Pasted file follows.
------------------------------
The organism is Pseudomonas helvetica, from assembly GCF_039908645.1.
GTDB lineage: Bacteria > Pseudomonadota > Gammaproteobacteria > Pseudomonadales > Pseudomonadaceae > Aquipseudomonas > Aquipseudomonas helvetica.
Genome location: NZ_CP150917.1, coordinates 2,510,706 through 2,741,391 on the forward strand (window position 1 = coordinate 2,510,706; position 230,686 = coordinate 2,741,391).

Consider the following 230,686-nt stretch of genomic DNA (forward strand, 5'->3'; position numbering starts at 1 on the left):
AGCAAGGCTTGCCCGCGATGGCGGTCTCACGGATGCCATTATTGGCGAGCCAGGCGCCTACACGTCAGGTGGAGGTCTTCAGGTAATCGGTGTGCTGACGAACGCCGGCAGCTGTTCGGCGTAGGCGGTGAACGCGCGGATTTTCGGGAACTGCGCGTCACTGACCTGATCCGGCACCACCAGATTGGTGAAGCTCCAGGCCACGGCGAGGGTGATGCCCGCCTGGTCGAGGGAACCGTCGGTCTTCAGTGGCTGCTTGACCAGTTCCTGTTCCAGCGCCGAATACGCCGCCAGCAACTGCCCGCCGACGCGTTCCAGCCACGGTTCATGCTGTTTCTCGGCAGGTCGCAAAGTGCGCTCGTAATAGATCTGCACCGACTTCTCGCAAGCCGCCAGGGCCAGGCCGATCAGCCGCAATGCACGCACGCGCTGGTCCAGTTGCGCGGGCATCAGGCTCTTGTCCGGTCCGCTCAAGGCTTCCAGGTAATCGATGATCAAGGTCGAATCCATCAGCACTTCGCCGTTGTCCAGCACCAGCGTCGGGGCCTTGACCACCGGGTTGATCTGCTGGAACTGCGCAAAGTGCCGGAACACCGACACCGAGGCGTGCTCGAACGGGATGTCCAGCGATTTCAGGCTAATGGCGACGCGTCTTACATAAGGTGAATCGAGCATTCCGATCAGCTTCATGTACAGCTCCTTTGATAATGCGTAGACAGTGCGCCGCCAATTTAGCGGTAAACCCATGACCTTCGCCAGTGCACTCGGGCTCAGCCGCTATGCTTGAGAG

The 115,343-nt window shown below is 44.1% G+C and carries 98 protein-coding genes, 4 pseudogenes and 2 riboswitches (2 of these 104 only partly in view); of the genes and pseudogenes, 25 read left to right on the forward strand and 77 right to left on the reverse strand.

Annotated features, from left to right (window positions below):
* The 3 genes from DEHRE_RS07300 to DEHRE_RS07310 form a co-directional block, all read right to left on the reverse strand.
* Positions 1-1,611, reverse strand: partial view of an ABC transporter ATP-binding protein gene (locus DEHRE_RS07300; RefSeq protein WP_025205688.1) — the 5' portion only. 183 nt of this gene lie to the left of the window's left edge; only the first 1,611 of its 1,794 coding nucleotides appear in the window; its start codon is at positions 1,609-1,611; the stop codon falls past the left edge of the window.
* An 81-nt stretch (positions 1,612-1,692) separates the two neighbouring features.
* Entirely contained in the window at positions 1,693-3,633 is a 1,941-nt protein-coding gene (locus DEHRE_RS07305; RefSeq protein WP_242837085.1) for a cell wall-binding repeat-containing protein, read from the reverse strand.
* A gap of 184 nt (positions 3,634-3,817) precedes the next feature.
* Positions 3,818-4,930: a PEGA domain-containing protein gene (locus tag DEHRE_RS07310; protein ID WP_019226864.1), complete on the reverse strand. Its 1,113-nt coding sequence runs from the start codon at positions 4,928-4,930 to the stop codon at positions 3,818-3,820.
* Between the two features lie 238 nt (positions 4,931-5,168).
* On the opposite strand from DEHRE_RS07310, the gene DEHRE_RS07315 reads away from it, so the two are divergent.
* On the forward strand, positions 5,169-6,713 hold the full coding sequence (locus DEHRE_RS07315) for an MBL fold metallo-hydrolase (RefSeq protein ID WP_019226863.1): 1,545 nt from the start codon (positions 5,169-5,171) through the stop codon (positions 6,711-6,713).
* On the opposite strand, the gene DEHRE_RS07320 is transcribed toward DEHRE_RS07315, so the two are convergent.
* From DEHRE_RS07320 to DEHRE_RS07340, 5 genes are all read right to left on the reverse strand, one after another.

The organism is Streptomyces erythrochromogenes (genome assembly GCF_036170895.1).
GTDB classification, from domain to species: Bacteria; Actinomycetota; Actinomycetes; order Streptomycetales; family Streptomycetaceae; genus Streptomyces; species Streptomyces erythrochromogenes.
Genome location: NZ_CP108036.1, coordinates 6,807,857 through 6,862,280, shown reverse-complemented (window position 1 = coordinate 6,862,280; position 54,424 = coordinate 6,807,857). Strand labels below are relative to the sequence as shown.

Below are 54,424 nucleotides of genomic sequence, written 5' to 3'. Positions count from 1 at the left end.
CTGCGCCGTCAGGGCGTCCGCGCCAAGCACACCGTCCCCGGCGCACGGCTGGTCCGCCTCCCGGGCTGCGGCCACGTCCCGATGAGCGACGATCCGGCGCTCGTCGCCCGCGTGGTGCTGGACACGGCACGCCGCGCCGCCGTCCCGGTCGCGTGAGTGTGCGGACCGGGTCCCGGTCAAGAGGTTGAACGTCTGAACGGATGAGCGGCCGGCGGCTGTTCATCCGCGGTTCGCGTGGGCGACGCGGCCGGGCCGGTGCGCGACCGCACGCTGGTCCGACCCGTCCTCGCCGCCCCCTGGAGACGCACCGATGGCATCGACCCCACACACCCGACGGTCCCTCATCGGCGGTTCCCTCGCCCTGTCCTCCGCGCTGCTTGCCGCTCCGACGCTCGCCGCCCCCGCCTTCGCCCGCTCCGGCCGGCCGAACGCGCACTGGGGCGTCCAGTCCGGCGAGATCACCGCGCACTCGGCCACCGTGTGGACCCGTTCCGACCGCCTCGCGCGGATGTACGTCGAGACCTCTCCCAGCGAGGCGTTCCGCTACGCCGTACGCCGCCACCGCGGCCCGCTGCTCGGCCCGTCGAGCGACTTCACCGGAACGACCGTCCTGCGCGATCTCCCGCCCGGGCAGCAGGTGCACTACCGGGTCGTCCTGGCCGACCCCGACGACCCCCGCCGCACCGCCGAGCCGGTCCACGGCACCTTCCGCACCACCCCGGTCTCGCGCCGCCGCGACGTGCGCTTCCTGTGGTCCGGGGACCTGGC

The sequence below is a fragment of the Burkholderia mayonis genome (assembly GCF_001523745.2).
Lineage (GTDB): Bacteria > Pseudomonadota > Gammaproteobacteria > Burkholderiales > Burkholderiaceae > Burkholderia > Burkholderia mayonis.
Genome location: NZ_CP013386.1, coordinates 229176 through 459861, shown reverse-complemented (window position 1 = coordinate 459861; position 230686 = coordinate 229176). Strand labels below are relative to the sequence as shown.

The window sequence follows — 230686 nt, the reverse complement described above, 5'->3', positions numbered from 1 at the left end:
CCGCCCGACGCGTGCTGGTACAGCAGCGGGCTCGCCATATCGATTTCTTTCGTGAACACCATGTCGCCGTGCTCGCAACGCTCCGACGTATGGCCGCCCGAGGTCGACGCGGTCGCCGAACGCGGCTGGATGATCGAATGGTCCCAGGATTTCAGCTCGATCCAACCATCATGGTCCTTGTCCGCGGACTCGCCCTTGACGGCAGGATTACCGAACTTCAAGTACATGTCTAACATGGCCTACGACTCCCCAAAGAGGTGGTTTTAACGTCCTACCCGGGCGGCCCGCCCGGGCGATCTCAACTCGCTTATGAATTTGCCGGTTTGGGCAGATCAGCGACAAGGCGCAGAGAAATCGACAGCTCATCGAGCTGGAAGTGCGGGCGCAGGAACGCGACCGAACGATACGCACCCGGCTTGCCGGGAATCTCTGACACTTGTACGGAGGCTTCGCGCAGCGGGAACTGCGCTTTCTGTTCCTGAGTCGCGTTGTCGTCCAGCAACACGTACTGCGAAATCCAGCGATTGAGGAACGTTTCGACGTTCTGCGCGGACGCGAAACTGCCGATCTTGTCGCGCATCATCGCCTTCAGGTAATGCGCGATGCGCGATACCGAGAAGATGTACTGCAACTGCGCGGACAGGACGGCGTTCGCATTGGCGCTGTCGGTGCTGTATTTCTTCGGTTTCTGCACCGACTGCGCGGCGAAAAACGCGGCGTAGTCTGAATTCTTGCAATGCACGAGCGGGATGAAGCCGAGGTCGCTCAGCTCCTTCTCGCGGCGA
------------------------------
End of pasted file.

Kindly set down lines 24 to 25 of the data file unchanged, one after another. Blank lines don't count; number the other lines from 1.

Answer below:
The sequence below is a fragment of the Burkholderia mayonis genome (assembly GCF_001523745.2).
Lineage (GTDB): Bacteria > Pseudomonadota > Gammaproteobacteria > Burkholderiales > Burkholderiaceae > Burkholderia > Burkholderia mayonis.